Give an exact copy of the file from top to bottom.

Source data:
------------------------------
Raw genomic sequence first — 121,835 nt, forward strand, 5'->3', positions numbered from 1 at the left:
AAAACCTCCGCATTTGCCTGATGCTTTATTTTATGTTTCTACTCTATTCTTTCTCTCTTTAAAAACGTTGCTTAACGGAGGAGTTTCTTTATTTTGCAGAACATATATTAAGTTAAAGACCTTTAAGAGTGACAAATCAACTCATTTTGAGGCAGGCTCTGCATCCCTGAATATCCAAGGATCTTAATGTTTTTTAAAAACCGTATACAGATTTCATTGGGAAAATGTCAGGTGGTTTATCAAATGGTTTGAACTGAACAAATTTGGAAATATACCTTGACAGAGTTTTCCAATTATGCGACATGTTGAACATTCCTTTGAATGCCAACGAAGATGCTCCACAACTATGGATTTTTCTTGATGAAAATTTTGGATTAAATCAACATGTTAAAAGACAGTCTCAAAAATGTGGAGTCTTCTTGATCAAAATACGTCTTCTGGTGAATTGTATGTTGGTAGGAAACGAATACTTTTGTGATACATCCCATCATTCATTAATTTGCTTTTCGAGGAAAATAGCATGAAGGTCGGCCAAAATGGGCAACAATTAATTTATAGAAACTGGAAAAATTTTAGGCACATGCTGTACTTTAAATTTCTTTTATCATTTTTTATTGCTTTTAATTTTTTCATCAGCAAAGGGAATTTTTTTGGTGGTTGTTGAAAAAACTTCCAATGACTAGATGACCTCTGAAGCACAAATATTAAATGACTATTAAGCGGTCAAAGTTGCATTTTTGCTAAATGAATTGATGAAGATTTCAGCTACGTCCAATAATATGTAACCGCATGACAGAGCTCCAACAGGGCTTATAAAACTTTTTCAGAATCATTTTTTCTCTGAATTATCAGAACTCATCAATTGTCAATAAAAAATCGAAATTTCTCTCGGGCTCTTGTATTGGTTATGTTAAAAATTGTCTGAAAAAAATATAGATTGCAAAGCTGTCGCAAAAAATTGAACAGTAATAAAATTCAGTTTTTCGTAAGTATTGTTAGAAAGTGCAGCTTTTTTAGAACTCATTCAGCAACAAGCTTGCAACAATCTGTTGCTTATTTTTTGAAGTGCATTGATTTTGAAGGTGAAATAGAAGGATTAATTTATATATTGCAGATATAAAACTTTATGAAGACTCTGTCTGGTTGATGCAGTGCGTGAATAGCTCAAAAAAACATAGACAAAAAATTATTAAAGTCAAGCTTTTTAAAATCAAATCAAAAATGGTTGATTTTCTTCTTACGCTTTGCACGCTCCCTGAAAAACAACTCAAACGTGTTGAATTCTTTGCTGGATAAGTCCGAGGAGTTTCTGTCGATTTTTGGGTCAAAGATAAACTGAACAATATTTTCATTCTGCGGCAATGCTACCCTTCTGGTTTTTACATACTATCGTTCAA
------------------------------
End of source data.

Raw genomic sequence first — 121,835 nt, forward strand, 5'->3', positions numbered from 1 at the left:
AAAACCTCCGCATTTGCCTGATGCTTTATTTTATGTTTCTACTCTATTCTTTCTCTCTTTAAAAACGTTGCTTAACGGAGGAGTTTCTTTATTTTGCAGAACATATATTAAGTTAAAGACCTTTAAGAGTGACAAATCAACTCATTTTGAGGCAGGCTCTGCATCCCTGAATATCCAAGGATCTTAATGTTTTTTAAAAACCGTATACAGATTTCATTGGGAAAATGTCAGGTGGTTTATCAAATGGTTTGAACTGAACAAATTTGGAAATATACCTTGACAGAGTTTTCCAATTATGCGACATGTTGAACATTCCTTTGAATGCCAACGAAGATGCTCCACAACTATGGATTTTTCTTGATGAAAATTTTGGATTAAATCAACATGTTAAAAGACAGTCTCAAAAATGTGGAGTCTTCTTGATCAAAATACGTCTTCTGGTGAATTGTATGTTGGTAGGAAACGAATACTTTTGTGATACATCCCATCATTCATTAATTTGCTTTTCGAGGAAAATAGCATGAAGGTCGGCCAAAATGGGCAACAATTAATTTATAGAAACTGGAAAAATTTTAGGCACATGCTGTACTTTAAATTTCTTTTATCATTTTTTATTGCTTTTAATTTTTTCATCAGCAAAGGGAATTTTTTTGGTGGTTGTTGAAAAAACTTCCAATGACTAGATGACCTCTGAAGCACAAATATTAAATGACTATTAAGCGGTCAAAGTTGCATTTTTGCTAAATGAATTGATGAAGATTTCAGCTACGTCCAATAATATGTAACCGCATGACAGAGCTCCAACAGGGCTTATAAAACTTTTTCAGAATCATTTTTTCTCTGAATTATCAGAACTCATCAATTGTCAATAAAAAATCGAAATTTCTCTCGGGCTCTTGTATTGGTTATGTTAAAAATTGTCTGAAAAAAATATAGATTGCAAAGCTGTCGCAAAAAATTGAACAGTAATAAAATTCAGTTTTTCGTAAGTATTGTTAGAAAGTGCAGCTTTTTTAGAACTCATTCAGCAACAAGCTTGCAACAATCTGTTGCTTATTTTTTGAAGTGCATTGATTTTGAAGGTGAAATAGAAGGATTAATTTATATATTGCAGATATAAAACTTTATGAAGACTCTGTCTGGTTGATGCAGTGCGTGAATAGCTCAAAAAAACATAGACAAAAAATTATTAAAGTCAAGCTTTTTAAAATCAAATCAAAAATGGTTGATTTTCTTCTTACGCTTTGCACGCTCCCTGAAAAACAACTCAAACGTGTTGAATTCTTTGCTGGATAAGTCCGAGGAGTTTCTGTCGATTTTTGGGTCAAAGATAAACTGAACAATATTTTCATTCTGCGGCAATGCTACCCTTCTGGTTTTTACATACTATCGTTCAA